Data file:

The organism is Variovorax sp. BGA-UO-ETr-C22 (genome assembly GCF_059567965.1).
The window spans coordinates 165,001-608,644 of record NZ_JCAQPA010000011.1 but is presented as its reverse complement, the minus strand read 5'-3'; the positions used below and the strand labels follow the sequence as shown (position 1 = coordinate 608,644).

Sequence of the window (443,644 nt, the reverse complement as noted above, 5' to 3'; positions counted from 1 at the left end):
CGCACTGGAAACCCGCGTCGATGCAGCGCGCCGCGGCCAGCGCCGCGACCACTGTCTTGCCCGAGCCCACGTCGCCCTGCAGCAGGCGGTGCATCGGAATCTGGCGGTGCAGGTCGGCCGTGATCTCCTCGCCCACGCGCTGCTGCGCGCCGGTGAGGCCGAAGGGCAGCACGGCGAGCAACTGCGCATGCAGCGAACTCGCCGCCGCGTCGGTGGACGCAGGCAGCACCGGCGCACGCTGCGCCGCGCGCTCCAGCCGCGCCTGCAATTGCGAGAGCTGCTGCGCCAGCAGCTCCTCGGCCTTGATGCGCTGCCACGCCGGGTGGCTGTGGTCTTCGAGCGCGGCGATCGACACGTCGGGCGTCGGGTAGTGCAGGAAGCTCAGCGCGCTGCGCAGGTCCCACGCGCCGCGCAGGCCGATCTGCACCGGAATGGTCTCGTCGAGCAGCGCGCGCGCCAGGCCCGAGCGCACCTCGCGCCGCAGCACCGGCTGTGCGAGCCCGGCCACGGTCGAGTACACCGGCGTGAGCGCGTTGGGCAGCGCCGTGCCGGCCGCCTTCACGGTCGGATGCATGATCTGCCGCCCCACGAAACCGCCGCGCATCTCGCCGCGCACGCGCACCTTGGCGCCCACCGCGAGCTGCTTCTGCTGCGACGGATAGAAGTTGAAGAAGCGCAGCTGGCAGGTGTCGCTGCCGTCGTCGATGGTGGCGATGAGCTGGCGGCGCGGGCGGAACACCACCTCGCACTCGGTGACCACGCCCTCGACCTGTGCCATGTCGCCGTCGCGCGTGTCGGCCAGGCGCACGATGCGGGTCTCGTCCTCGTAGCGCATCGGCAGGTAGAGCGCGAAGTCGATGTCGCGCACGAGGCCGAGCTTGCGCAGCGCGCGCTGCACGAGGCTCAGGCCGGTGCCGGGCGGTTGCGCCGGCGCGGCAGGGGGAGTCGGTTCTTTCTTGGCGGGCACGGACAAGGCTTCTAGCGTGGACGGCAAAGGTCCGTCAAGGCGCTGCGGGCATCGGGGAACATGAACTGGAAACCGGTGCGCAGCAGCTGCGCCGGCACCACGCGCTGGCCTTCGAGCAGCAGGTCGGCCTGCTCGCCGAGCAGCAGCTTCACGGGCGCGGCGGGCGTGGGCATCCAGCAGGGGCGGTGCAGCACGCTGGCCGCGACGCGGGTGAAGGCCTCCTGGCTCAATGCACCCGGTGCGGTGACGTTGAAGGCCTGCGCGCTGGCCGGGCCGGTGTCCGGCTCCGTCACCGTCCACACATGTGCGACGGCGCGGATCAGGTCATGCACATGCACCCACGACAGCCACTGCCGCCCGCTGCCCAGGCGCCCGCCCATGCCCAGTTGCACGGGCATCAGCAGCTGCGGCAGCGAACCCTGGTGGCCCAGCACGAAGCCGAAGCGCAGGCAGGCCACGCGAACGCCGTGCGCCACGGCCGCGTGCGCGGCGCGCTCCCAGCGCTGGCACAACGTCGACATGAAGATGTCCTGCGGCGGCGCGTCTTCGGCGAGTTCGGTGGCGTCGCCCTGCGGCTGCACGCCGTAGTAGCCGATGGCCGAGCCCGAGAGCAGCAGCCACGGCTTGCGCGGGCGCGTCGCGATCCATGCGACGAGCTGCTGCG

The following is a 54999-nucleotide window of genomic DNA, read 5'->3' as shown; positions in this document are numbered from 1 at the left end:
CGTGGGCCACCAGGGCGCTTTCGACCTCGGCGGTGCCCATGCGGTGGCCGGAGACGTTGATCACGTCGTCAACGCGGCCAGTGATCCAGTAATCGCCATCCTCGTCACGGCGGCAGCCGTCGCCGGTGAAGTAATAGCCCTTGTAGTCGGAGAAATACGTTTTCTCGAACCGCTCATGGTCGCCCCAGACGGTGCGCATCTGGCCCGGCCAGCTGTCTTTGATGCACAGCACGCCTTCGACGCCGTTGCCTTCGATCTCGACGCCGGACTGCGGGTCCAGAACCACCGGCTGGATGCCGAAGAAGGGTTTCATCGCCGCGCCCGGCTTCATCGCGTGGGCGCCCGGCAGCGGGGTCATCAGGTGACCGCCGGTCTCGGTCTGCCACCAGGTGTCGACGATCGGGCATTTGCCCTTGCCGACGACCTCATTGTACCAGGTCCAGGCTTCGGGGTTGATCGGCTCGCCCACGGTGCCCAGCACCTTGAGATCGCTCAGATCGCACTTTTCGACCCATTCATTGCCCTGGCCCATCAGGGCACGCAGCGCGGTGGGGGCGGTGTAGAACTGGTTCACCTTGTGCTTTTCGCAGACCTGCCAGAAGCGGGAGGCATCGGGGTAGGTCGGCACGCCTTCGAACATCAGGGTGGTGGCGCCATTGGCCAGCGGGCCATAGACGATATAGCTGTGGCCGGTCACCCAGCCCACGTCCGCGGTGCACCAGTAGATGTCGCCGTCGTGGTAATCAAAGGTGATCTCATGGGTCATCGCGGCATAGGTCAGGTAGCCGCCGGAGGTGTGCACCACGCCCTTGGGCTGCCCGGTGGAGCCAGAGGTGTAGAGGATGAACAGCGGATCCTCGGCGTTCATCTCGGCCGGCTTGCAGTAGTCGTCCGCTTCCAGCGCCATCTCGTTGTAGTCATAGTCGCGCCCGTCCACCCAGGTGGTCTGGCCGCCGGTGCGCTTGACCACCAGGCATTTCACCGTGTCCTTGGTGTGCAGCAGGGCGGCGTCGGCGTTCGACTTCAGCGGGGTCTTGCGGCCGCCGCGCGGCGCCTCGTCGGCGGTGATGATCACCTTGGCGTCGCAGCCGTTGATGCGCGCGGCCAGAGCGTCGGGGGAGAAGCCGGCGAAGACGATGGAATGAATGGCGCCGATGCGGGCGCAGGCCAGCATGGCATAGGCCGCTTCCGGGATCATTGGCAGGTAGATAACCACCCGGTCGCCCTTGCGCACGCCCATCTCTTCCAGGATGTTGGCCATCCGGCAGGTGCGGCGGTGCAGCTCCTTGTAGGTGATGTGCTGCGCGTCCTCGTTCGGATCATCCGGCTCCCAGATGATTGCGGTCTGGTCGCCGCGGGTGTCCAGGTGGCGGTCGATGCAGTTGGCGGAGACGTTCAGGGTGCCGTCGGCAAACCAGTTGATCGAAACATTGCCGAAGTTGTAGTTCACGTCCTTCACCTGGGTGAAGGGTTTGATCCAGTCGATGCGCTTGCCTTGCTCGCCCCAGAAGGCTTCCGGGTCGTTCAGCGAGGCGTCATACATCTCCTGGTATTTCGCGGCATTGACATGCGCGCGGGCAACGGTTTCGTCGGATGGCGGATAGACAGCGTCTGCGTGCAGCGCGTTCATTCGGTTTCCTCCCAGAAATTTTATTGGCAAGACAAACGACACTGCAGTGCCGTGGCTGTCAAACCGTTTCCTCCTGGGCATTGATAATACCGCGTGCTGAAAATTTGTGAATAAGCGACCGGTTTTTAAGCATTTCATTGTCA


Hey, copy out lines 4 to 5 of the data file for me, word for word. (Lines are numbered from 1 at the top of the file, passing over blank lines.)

CGCACTGGAAACCCGCGTCGATGCAGCGCGCCGCGGCCAGCGCCGCGACCACTGTCTTGCCCGAGCCCACGTCGCCCTGCAGCAGGCGGTGCATCGGAATCTGGCGGTGCAGGTCGGCCGTGATCTCCTCGCCCACGCGCTGCTGCGCGCCGGTGAGGCCGAAGGGCAGCACGGCGAGCAACTGCGCATGCAGCGAACTCGCCGCCGCGTCGGTGGACGCAGGCAGCACCGGCGCACGCTGCGCCGCGCGCTCCAGCCGCGCCTGCAATTGCGAGAGCTGCTGCGCCAGCAGCTCCTCGGCCTTGATGCGCTGCCACGCCGGGTGGCTGTGGTCTTCGAGCGCGGCGATCGACACGTCGGGCGTCGGGTAGTGCAGGAAGCTCAGCGCGCTGCGCAGGTCCCACGCGCCGCGCAGGCCGATCTGCACCGGAATGGTCTCGTCGAGCAGCGCGCGCGCCAGGCCCGAGCGCACCTCGCGCCGCAGCACCGGCTGTGCGAGCCCGGCCACGGTCGAGTACACCGGCGTGAGCGCGTTGGGCAGCGCCGTGCCGGCCGCCTTCACGGTCGGATGCATGATCTGCCGCCCCACGAAACCGCCGCGCATCTCGCCGCGCACGCGCACCTTGGCGCCCACCGCGAGCTGCTTCTGCTGCGACGGATAGAAGTTGAAGAAGCGCAGCTGGCAGGTGTCGCTGCCGTCGTCGATGGTGGCGATGAGCTGGCGGCGCGGGCGGAACACCACCTCGCACTCGGTGACCACGCCCTCGACCTGTGCCATGTCGCCGTCGCGCGTGTCGGCCAGGCGCACGATGCGGGTCTCGTCCTCGTAGCGCATCGGCAGGTAGAGCGCGAAGTCGATGTCGCGCACGAGGCCGAGCTTGCGCAGCGCGCGCTGCACGAGGCTCAGGCCGGTGCCGGGCGGTTGCGCCGGCGCGGCAGGGGGAGTCGGTTCTTTCTTGGCGGGCACGGACAAGGCTTCTAGCGTGGACGGCAAAGGTCCGTCAAGGCGCTGCGGGCATCGGGGAACATGAACTGGAAACCGGTGCGCAGCAGCTGCGCCGGCACCACGCGCTGGCCTTCGAGCAGCAGGTCGGCCTGCTCGCCGAGCAGCAGCTTCACGGGCGCGGCGGGCGTGGGCATCCAGCAGGGGCGGTGCAGCACGCTGGCCGCGACGCGGGTGAAGGCCTCCTGGCTCAATGCACCCGGTGCGGTGACGTTGAAGGCCTGCGCGCTGGCCGGGCCGGTGTCCGGCTCCGTCACCGTCCACACATGTGCGACGGCGCGGATCAGGTCATGCACATGCACCCACGACAGCCACTGCCGCCCGCTGCCCAGGCGCCCGCCCATGCCCAGTTGCACGGGCATCAGCAGCTGCGGCAGCGAACCCTGGTGGCCCAGCACGAAGCCGAAGCGCAGGCAGGCCACGCGAACGCCGTGCGCCACGGCCGCGTGCGCGGCGCGCTCCCAGCGCTGGCACAACGTCGACATGAAGATGTCCTGCGGCGGCGCGTCTTCGGCGAGTTCGGTGGCGTCGCCCTGCGGCTGCACGCCGTAGTAGCCGATGGCCGAGCCCGAGAGCAGCAGCCACGGCTTGCGCGGGCGCGTCGCGATCCATGCGACGAGCTGCTGCG

The following is a 54999-nucleotide window of genomic DNA, read 5'->3' as shown; positions in this document are numbered from 1 at the left end: